23 Jul 2021 - Thorsten
Jazz Noir, | Subsound | Release date: 04 Jun 2021
Sigillum S & Macelleria Mezzanotte di Mobile – Blues Flowers….
Rome-based label Subsound Records is one of these little labels that convince its audience with a highly eclectic but always very fine taste when it comes to the artists and releases they host. The records range between Ambient and Jazz Noir as well as Death Metal and Grindcore. Enter: Sigillum S and Macelleria Mobile Di Mezzanotte and their mix of Jazz Noir and (harsh) Electronics. Perplexing.
Whenever one hears of such combinations the mind is racing to too quick attitudes towards such a combined release. It can be really refreshing to have artists put their strengths together or it can be unimaginative and thus cacophonous or, worst case scenario, a step back in the development of the bands participating. Which is the final judgment for this collaboration?
Well, let’s see, what is the most important criteria for it? Probably, both sounds in some ways aligning their strengths which then results in something new. So uniqueness in sound and symbiosis are of important. Symbiotic – yes, that is the record. The electronic elements delivered by Sigillum S are there – opening and closing the record with some feedback and noise, both ends ringing forcefully in the ears of the listener. In the 30 minutes in between, we get a lot of the noise elements and sound manipulations from Sigillum S, the trio meandering in the underground post-industrial noise scene for more than 35 years now. In the first track (”Part 1”) this can be seen in the cheepy bits underneath the tracks and some of the more glitchy sound-manipulations. Macelleria Mobile Di Mezzanotte on the other hand contribute some really interesting beats and synthesizer sounds. However, and that is quite astounding - it is never really 100% sure which of the electronic elements is delivered by whom of the seven (!) songwriters, with Pierluigi Ferro’s saxophone parts being the only obvious exemption. In ”Part 1”, for example, he delivers some very warm and lush sounds that are then being countered by the aforementioned noise-bits of Sigillum S.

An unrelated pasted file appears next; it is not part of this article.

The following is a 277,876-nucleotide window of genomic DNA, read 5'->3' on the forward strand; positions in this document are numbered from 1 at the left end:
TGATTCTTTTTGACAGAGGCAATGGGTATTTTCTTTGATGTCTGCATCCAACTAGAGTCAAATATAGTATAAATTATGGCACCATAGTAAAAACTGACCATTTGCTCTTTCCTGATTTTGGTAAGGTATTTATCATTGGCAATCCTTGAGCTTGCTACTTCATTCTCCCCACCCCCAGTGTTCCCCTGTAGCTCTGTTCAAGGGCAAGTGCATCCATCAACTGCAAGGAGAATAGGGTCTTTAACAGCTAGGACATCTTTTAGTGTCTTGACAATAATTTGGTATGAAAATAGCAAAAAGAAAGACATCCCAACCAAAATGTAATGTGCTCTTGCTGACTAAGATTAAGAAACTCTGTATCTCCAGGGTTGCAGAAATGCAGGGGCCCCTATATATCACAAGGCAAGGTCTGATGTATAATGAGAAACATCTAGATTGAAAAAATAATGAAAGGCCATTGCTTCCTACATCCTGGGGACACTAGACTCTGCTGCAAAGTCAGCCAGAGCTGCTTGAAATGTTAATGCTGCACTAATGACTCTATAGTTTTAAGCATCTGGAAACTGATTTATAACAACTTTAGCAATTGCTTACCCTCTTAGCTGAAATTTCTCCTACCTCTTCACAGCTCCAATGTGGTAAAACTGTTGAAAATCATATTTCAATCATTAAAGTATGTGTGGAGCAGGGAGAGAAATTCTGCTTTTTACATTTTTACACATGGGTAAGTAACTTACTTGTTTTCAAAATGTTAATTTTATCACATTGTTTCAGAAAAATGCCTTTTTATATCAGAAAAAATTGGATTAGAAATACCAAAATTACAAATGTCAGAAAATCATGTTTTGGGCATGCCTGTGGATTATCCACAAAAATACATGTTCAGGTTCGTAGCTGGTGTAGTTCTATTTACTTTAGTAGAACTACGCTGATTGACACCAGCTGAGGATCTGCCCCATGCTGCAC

One should remember that both bands are coming from the same scene, but that a few years ago, MMM turned to a more Doom Jazz-influenced sound which was most obvious on their 2019 album Noir Jazz Femdom. Thus, this collaboration was less surprising as it may be to some people, the same is true for the symbiotic effect of the strengths and forces of both bands, for example when the first track ends with a very nice manipulation of the jazzy clean beat into a pluckering, regurgitating roll of beats. Again – who brought in what?!
The other side of the equation was uniqueness: this is the bit where one has to be honest. This version of Jazzy Electronics is not unheard of, there have been other bands before who did this, be it in the TripHop-realms or the more Jazz-influenced side of things. The one thing that definitely is unique here is the perfection and attention to detail which all seven artists have shown immensely. The audience listening to this at home never knows which band did what and that of course leaves one with the ever-interesting guessing game.
Therefore, concluding one can attest there’s nothing new on the Italian frontline of Avantgarde music, just a bunch of highly skilled people perfecting a sound that is like a living, breathing thing, a heart beating so effectively and miraculously that the question of “how new is this?” never really matters. This is just a really good combination by seven musicians who each play their part in a record that took the author a bit by surprise.